A prominent state official whose sudden retirement was prompted by a desire to spend more time with his wife and grandchildren, as well as by the public discovery that he had paid off an employee who accused him of sexual harassment, made a public confession:
It was true that he had committed the crime of failing to keep up with etiquette changes.
"I don't blame anyone for my troubles. Most of them I brought upon myself," he said. "But times have changed, and what was accepted in the era in which I was raised is strictly off limits today. I didn't change with the time, and if I have offended anyone I am truly sorry and I apologize."
A Gentle Reader has asked Miss Manners for a clarification of the etiquette involved: "I was born in the early 1970s," she writes, "and as a result, I have no experience with the Bad Old Days before feminism. Nonetheless, my guess is that sexual harassment was never considered correct or polite behavior, at least not in our country's short history. And yet, every time a public figure admits to having behaved inappropriately toward a woman, they claim that such behavior used to be perfectly acceptable. (Their only crime is to be too old-fashioned!)
"Putting aside the weak nonapology, have the rules really changed? What era did this man grow up in, exactly, when trapping and assaulting women was accepted? It may not have been illegal, at least in a practical sense, but surely this is a point on which etiquette has not wavered over the years. Please reassure me."
Miss Manners can reassure her G.R. that etiquette did not previously countenance forcing attentions on ladies, and then suddenly discover that there may be something improper about it, but failed to get the word out to those it had considered perfect gentlemen by its earlier standard.
As the Gentle Reader supposes, it is, rather, the law that long ignored this behavior that it has lately come to condemn.
A lawmaker who wishes to apologize for not keeping up with the times in regard to this issue should apologize for ignorance of the law.
However, the person in question here denies having harassed his accuser (while admitting to having paid her $100,000 in an out-of-court settlement), and invokes a practice that instead of being old-fashioned is what is called New Age.
He describes himself as "huggy."
This refers to the pop psychology notion that hugging a stranger or acquaintance confers a beneficence on that person. Beginning in the encounter group movement, it spread into society to the point where even churchgoers may be instructed to hug whoever happens to be sitting next to them.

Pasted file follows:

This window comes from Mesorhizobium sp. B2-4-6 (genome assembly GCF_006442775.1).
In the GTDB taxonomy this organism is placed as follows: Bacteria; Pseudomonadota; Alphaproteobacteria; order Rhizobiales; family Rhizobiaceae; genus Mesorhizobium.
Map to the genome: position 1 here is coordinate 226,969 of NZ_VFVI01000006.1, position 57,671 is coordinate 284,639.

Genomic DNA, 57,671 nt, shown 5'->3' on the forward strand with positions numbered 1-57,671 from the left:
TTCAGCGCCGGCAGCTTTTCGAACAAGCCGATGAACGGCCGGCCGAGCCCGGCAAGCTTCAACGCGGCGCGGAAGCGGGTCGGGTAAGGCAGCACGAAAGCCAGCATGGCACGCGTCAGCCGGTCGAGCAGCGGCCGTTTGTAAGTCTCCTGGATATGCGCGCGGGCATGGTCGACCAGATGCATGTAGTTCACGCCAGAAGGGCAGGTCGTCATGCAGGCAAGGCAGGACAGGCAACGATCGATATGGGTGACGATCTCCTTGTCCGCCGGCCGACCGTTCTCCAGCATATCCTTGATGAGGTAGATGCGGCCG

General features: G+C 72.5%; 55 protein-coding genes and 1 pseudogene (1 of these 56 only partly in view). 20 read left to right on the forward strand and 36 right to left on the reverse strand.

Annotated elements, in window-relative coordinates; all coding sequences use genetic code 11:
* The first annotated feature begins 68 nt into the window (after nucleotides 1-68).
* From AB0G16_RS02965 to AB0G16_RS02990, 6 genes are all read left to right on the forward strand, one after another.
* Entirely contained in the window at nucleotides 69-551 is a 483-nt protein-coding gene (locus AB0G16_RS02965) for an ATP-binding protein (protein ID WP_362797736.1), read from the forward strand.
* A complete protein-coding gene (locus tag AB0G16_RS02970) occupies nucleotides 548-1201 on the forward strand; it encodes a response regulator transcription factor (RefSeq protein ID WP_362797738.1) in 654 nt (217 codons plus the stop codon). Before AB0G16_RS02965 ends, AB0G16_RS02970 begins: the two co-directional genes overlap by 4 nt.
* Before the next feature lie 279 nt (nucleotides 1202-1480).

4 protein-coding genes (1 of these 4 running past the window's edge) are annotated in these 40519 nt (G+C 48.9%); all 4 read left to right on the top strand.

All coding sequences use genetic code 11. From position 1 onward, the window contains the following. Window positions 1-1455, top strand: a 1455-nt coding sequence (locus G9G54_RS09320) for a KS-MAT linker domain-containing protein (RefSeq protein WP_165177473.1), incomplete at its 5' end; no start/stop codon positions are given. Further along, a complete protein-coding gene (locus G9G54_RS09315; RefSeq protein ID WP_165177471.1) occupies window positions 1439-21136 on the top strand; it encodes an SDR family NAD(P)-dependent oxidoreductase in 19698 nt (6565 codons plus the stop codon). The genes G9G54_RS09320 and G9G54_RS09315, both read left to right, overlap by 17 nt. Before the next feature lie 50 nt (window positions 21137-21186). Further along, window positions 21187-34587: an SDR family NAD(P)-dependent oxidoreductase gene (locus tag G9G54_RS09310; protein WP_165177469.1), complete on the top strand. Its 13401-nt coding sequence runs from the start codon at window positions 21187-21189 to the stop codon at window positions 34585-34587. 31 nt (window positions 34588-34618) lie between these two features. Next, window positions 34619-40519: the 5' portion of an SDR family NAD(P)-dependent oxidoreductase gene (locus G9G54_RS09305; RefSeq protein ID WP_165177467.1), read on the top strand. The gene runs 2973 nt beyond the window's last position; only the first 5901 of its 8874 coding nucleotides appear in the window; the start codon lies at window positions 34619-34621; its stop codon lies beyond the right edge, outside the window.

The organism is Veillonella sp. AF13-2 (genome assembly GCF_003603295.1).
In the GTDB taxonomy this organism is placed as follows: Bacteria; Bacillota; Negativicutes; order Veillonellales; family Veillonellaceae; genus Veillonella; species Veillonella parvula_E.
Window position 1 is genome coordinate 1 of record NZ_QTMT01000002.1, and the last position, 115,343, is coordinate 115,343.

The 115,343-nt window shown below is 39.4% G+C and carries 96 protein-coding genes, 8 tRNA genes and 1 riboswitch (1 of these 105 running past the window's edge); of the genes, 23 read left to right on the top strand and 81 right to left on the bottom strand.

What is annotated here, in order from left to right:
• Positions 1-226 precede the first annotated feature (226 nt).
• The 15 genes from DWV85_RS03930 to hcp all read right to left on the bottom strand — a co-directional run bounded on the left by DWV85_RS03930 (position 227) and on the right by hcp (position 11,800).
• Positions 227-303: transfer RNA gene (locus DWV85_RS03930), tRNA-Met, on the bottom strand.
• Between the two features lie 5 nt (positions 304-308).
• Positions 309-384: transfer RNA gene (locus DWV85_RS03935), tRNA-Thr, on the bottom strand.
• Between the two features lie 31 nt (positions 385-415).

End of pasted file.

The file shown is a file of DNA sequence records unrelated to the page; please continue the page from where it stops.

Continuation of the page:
Miss Manners has always been amazed that the notion that it was a good thing to grab people and hug them without their permission arose at about the same time that the law discovered that it was a bad thing to grab people without their permission.
Surely the desirability of being in someone's arms depends on whose arms they are, and being deprived of choice is an indignity whether the intent is romance or comfort -- obtaining a favor or conferring one. In either case, grabbing people has always been condemned by etiquette and always will be.
DEAR MISS MANNERS: I let a friend read a complaint letter I had just composed, without asking her beforehand if she wanted to. After fitting it into my online chat screen and sending it to her, I realized it took up a lot of space, and said, "Oh, that was long." She agreed, saying it was "good, but long."
I felt offended that she agreed with me. Was my taking offense justified?
Later, I wrote an e-mail telling her I felt hurt and thought it was rude for her to offer her opinion without being asked. I felt I had committed a social faux pas. What should I have done?
GENTLE READER: What you should do right now is to get a grip on yourself. When you start complaining about your friends who agree with you, Miss Manners is afraid that you are moving from being an outraged consumer or concerned citizen to full-fledged crank.
Your forwarding your letter to your friend who had not requested it implied that you wished her opinion. Furthermore, her reply was tactful, possibly meaning that the quality justified the length. So the second thing you should do now is to apologize.